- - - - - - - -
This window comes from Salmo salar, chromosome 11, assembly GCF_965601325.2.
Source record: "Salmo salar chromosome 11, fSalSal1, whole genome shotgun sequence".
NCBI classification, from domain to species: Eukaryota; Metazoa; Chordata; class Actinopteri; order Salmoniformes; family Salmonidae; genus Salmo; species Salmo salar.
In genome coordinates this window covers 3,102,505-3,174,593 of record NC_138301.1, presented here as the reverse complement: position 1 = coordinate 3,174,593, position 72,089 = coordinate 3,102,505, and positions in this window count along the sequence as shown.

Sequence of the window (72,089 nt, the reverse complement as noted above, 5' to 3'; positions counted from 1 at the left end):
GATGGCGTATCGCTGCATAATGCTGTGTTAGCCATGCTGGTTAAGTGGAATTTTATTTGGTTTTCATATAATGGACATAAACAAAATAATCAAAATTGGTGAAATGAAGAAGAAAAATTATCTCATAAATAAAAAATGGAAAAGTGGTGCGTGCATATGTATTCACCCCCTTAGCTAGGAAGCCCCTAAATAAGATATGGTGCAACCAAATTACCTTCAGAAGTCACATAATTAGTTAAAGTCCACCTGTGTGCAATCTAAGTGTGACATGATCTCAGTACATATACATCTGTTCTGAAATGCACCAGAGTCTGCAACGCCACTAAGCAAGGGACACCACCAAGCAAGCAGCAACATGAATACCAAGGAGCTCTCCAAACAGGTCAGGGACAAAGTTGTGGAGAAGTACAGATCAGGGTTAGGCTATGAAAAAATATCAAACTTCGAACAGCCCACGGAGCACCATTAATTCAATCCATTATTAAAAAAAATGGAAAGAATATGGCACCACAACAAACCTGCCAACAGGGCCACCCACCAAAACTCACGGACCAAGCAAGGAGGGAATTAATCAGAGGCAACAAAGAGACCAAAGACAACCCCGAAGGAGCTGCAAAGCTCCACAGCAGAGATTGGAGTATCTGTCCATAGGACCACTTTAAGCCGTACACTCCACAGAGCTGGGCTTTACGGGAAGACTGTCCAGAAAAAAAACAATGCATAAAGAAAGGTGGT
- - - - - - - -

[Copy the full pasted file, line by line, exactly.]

This window comes from Salmo salar, chromosome 11, assembly GCF_965601325.2.
Source record: "Salmo salar chromosome 11, fSalSal1, whole genome shotgun sequence".
NCBI classification, from domain to species: Eukaryota; Metazoa; Chordata; class Actinopteri; order Salmoniformes; family Salmonidae; genus Salmo; species Salmo salar.
In genome coordinates this window covers 3,102,505-3,174,593 of record NC_138301.1, presented here as the reverse complement: position 1 = coordinate 3,174,593, position 72,089 = coordinate 3,102,505, and positions in this window count along the sequence as shown.

Sequence of the window (72,089 nt, the reverse complement as noted above, 5' to 3'; positions counted from 1 at the left end):
GATGGCGTATCGCTGCATAATGCTGTGTTAGCCATGCTGGTTAAGTGGAATTTTATTTGGTTTTCATATAATGGACATAAACAAAATAATCAAAATTGGTGAAATGAAGAAGAAAAATTATCTCATAAATAAAAAATGGAAAAGTGGTGCGTGCATATGTATTCACCCCCTTAGCTAGGAAGCCCCTAAATAAGATATGGTGCAACCAAATTACCTTCAGAAGTCACATAATTAGTTAAAGTCCACCTGTGTGCAATCTAAGTGTGACATGATCTCAGTACATATACATCTGTTCTGAAATGCACCAGAGTCTGCAACGCCACTAAGCAAGGGACACCACCAAGCAAGCAGCAACATGAATACCAAGGAGCTCTCCAAACAGGTCAGGGACAAAGTTGTGGAGAAGTACAGATCAGGGTTAGGCTATGAAAAAATATCAAACTTCGAACAGCCCACGGAGCACCATTAATTCAATCCATTATTAAAAAAAATGGAAAGAATATGGCACCACAACAAACCTGCCAACAGGGCCACCCACCAAAACTCACGGACCAAGCAAGGAGGGAATTAATCAGAGGCAACAAAGAGACCAAAGACAACCCCGAAGGAGCTGCAAAGCTCCACAGCAGAGATTGGAGTATCTGTCCATAGGACCACTTTAAGCCGTACACTCCACAGAGCTGGGCTTTACGGGAAGACTGTCCAGAAAAAAAACAATGCATAAAGAAAGGTGGT